TAMPA — Hillsborough County is experiencing an increase in reported cases of syphilis, particularly among homosexual men.
So far this year, 126 cases have been reported — nearly a 65 percent increase from the 85 cases reported during the same period last year, according to the Hillsborough County Health Department.
Health officials say the rise reflects an increase in testing, which has been promoted by public health officials.
That's because syphilis has become more prevalent throughout Florida in recent years, particularly along the I-4 corridor. This year, Pinellas health officials say they have not seen a similarly alarming jump in syphilis cases, but they are concerned about higher than normal rates of chlamydia, another sexually transmitted disease.
In Hillsborough, those at greatest risk for syphilis are men who have sex with men, who account for 77 percent of the cases reported so far.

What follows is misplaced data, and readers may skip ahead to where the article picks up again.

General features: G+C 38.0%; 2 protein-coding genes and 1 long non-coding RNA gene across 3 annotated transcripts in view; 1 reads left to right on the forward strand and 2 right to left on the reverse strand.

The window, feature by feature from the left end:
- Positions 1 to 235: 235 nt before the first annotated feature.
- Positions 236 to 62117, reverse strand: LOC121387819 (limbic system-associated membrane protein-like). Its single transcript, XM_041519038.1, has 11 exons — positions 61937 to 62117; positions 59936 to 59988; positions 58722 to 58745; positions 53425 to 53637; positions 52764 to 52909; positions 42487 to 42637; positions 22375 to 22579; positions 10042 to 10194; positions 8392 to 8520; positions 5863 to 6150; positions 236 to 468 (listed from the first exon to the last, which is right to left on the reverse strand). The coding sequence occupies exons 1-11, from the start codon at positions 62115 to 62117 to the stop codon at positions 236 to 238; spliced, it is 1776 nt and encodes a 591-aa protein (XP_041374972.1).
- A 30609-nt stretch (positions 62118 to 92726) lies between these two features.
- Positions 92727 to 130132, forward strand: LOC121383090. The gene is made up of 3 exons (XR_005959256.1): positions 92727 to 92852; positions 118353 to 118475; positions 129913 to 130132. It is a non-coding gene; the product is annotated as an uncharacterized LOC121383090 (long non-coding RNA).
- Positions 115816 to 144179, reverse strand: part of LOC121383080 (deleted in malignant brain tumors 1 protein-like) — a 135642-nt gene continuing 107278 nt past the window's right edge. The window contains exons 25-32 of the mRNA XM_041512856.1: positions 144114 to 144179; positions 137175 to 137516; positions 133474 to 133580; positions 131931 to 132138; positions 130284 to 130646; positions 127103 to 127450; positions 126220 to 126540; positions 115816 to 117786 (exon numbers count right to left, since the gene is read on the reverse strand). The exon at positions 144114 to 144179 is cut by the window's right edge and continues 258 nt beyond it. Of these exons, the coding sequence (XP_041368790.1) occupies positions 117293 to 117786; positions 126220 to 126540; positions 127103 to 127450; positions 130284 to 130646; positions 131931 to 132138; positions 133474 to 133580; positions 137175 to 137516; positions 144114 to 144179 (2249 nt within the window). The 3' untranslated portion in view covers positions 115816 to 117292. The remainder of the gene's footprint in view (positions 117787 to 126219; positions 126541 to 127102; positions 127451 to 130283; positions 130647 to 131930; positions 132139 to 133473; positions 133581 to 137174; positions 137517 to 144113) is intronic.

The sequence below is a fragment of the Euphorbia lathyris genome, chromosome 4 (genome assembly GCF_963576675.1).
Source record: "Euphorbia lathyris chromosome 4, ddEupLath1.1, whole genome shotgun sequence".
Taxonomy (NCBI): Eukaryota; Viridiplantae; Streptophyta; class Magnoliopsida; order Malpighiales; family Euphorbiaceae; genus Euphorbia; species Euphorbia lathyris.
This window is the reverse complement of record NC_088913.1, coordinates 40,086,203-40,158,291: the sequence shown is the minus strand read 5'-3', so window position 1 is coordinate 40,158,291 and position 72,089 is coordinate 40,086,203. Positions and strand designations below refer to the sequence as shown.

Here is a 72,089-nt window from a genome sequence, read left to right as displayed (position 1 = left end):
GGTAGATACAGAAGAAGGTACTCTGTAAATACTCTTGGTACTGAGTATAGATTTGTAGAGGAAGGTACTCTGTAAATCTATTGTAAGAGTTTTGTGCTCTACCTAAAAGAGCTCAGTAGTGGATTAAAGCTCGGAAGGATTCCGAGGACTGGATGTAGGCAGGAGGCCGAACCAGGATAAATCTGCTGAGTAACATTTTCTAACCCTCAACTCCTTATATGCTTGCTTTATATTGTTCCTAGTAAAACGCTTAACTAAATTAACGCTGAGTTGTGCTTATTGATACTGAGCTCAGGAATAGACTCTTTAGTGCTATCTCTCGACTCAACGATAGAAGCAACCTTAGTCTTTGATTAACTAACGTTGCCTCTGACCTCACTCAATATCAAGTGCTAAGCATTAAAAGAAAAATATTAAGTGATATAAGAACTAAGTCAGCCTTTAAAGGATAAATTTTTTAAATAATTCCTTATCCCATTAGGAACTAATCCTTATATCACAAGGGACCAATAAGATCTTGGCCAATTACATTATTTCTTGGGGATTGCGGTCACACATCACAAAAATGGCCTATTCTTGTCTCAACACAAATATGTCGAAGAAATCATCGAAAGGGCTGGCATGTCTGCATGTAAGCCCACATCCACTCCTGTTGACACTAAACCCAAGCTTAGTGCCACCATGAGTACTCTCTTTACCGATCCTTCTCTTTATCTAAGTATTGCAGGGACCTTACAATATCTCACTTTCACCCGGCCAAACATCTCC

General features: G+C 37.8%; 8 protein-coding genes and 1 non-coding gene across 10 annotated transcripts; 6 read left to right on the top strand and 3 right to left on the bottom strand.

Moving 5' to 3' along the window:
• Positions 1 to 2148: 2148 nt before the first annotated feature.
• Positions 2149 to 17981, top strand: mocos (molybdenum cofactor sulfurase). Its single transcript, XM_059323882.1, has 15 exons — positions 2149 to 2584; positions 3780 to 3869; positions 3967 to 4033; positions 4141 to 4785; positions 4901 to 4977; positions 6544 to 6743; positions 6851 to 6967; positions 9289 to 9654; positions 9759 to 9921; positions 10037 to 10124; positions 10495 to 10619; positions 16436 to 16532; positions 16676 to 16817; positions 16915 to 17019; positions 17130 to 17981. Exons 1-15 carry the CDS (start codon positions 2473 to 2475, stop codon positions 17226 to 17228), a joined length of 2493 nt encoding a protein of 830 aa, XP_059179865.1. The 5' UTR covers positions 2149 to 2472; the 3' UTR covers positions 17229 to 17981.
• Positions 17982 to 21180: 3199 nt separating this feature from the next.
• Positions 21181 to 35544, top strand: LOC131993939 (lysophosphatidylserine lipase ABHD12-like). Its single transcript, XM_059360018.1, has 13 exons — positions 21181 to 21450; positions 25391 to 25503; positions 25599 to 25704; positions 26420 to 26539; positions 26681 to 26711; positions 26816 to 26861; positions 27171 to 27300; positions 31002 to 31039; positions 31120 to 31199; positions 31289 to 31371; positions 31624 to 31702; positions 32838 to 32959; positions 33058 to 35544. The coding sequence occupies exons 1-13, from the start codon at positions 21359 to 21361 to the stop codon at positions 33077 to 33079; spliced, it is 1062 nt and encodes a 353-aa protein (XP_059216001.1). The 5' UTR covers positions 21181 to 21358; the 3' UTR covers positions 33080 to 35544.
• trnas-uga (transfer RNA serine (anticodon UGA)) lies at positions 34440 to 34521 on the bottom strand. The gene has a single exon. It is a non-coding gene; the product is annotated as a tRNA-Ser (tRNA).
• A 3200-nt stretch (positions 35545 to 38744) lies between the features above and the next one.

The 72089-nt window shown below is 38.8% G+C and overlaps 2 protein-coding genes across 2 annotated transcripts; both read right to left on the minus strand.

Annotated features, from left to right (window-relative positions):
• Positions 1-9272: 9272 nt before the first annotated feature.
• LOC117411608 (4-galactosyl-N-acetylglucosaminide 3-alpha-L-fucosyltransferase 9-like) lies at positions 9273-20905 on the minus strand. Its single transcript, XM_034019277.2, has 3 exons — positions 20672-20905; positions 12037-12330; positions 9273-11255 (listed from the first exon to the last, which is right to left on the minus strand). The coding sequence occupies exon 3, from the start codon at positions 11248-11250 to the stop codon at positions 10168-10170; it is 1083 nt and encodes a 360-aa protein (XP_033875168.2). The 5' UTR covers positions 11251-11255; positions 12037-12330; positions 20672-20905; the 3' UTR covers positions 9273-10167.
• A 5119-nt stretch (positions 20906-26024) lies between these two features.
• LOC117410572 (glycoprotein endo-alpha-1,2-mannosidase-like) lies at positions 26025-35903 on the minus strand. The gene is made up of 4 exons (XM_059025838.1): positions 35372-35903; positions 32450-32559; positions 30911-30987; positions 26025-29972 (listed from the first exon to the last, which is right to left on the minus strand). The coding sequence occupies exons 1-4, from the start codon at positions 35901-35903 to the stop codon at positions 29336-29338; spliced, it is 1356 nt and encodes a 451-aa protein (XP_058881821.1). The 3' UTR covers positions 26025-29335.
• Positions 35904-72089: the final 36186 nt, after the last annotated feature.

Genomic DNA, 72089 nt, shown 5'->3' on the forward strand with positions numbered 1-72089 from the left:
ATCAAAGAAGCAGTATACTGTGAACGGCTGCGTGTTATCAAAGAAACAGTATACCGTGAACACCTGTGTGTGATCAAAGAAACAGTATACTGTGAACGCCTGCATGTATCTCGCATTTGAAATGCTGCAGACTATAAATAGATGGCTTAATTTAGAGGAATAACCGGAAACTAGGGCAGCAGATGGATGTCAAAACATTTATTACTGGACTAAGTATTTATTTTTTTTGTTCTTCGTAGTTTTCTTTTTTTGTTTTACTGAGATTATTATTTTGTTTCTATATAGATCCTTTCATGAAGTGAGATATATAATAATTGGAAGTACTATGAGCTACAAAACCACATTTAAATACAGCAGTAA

"I think people are just kind of turning a blind eye to it," said Steve Huard, spokesman for the Hillsborough Health Department. "Right now, we're having more issues with men having sex with men anonymously and unprotected."
Syphilis, one of the oldest known STDs, often is referred to as the "great imitator" because the symptoms can mimic those of other ailments — and don't necessarily stand out as an STD.
For example, people with syphilis may think they just have a cold or the flu because they have a fever, sore throat, fatigue or headache. They may see a rash on the palms of their hands or the bottom of their feet, or genital sores, but they're often painless and may go unnoticed.
Left untreated, however, syphilis can lead to organ failure, paralysis, dementia and even death. And people with syphilis face increased risks of becoming infected with HIV/AIDS.
But if caught in its early stages, syphilis is cured with a single shot of penicillin.
The best way to prevent syphilis is to abstain from having sex with an infected partner, Hillsborough health officials noted. Condom use can also help to protect against the spread of the disease.
Syphilis can be diagnosed with a simple blood test at a physician's office or health clinic. Free and low-cost testing is available through county health departments.